Spin and the Gulf Oil Spill

It’s time, says Zen teacher Ian Prattis, to examine our minds, consumption patterns, and personal culpability in the BP oil disaster. “Guidelines are necessary,” he contends, and here he provides them by way of the Mindfulness Trainings of Zen Master Thich Nhat Hanh.

It is no surprise to discover that BP deliberately underestimated the amount of oil released into the Gulf of Mexico from its destroyed Deepwater Horizon oilrig. Any surprise is due to the powerful PR arm of not only BP, but also of Haliburton and TransOcean – its partners in this ill fated venture. Their spin has not, however, fooled the stock market, as the share values of these corporate giants have plummeted down. Yet BP ads touting their environmental sensitivity continue and can no longer be taken seriously by any thinking person. But do people actually think? Or do they prefer to be caught in a whirlwind of spin from business, government and other stakeholders in an environmental disaster the like of which the US has never before encountered. Not only are ocean ecosystems and wetlands at risk, vital economic sectors – fishing, tourism and real estate – are now at risk in all Gulf states. And that includes Florida. The tons of toxic oil dispersants used to break up the surface oil slick has by now settled on the ocean floor. There, it contaminates the oceanic ecosystem. Not only are fish, marine mammals and other wildlife being killed – the industries their harvest supported are also being killed.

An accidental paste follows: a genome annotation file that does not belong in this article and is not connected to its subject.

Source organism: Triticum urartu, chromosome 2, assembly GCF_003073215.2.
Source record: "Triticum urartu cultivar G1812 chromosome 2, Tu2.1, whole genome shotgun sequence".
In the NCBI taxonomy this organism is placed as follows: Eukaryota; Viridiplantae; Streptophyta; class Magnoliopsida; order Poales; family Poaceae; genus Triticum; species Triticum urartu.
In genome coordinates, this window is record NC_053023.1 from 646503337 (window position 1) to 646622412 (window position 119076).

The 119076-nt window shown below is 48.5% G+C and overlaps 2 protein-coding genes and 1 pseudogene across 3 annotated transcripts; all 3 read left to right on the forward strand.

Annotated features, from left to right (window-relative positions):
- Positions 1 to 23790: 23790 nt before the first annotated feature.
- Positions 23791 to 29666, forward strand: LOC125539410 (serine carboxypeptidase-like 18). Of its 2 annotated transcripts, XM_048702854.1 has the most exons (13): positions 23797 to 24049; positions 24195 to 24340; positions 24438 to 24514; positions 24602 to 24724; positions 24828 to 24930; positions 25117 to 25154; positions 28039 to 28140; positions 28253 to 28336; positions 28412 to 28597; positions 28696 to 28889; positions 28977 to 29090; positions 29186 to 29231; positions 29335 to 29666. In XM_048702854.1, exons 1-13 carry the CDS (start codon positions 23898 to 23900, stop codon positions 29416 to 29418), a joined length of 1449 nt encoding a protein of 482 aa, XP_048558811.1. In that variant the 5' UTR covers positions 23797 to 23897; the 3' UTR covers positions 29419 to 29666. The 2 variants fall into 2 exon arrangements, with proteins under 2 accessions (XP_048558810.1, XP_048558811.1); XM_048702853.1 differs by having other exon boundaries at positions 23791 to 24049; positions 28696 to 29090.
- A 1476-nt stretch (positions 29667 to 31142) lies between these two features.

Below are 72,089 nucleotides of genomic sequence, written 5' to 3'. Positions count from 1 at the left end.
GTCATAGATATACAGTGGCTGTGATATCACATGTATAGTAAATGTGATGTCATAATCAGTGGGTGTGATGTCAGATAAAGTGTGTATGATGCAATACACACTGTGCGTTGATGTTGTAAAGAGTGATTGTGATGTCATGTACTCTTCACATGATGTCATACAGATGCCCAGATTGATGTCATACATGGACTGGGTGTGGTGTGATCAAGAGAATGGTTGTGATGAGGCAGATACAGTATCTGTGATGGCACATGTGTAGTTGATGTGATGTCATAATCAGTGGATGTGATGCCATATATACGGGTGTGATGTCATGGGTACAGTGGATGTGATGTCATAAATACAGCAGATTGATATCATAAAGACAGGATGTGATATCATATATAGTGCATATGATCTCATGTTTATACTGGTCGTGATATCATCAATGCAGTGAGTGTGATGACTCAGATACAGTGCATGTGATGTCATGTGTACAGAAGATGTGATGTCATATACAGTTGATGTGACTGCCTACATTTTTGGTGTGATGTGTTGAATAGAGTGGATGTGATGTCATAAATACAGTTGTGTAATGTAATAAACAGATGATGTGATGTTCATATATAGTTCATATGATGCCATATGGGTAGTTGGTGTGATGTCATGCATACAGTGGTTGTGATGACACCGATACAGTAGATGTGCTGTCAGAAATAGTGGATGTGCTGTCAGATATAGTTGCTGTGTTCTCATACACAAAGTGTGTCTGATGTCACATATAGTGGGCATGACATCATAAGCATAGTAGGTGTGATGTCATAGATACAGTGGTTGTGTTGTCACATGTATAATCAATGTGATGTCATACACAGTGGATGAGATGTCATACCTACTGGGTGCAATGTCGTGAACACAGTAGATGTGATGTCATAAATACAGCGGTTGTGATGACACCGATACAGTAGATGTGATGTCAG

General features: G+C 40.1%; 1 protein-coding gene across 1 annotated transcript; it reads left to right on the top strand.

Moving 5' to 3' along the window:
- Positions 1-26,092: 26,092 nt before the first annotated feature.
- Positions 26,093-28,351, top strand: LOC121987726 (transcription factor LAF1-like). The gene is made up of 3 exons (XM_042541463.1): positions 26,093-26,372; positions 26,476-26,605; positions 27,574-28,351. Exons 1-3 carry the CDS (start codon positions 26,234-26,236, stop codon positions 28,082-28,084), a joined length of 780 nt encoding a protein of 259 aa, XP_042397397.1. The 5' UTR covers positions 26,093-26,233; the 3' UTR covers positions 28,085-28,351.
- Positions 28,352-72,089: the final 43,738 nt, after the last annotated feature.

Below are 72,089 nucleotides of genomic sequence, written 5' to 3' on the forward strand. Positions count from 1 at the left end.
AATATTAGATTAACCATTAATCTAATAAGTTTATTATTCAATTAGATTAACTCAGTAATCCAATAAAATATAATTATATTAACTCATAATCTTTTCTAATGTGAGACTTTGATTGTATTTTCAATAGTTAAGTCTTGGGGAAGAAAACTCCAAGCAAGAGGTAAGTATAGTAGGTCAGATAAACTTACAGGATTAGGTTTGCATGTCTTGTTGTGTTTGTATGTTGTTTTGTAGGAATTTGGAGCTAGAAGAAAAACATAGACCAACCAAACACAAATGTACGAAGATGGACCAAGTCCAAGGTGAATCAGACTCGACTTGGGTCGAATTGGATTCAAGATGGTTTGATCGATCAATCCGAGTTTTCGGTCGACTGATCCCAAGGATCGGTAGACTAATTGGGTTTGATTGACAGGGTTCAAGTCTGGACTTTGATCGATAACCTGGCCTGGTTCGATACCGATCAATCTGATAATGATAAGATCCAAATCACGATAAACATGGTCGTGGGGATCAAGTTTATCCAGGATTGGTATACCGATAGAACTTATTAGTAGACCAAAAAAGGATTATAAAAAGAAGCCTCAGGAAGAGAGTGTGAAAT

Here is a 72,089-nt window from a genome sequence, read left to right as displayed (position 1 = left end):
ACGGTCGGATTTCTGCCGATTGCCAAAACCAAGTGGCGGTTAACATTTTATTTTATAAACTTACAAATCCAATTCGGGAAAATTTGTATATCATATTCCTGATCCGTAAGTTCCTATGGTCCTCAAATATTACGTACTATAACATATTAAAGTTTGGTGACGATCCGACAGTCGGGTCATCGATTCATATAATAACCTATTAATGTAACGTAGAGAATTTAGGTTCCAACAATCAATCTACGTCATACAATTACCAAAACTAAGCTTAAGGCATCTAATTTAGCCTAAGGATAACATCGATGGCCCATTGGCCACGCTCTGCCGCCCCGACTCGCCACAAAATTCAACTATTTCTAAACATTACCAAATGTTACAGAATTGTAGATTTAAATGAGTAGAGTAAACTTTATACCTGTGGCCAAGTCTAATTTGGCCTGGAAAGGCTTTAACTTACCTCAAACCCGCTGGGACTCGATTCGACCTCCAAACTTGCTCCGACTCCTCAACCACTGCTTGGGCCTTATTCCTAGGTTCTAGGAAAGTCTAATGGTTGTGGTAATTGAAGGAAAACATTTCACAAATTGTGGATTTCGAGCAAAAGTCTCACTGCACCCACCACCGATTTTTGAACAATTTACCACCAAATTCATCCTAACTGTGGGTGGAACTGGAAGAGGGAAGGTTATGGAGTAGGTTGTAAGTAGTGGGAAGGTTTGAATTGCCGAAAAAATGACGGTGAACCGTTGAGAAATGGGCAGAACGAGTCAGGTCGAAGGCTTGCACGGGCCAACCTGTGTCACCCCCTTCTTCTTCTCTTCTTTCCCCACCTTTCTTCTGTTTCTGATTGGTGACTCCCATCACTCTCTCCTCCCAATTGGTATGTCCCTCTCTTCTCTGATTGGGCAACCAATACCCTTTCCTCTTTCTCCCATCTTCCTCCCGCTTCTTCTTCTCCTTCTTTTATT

The US administration’s threats to put its foot on BP’s throat and even take over the operation to halt the oil flow into the Gulf is further spin and quite ludicrous. The federal agencies with a stake in offshore drilling permits and environmental protection are scrambling to deflect their culpability and “cozyness” with oil giants. Further pointless spin, particularly, as the US federal government does not have the technology or the expertise to cap the oil spill. If the US administration was truly serious, why do they not freeze the financial assets of the three corporations in order to foot the cleanup bill?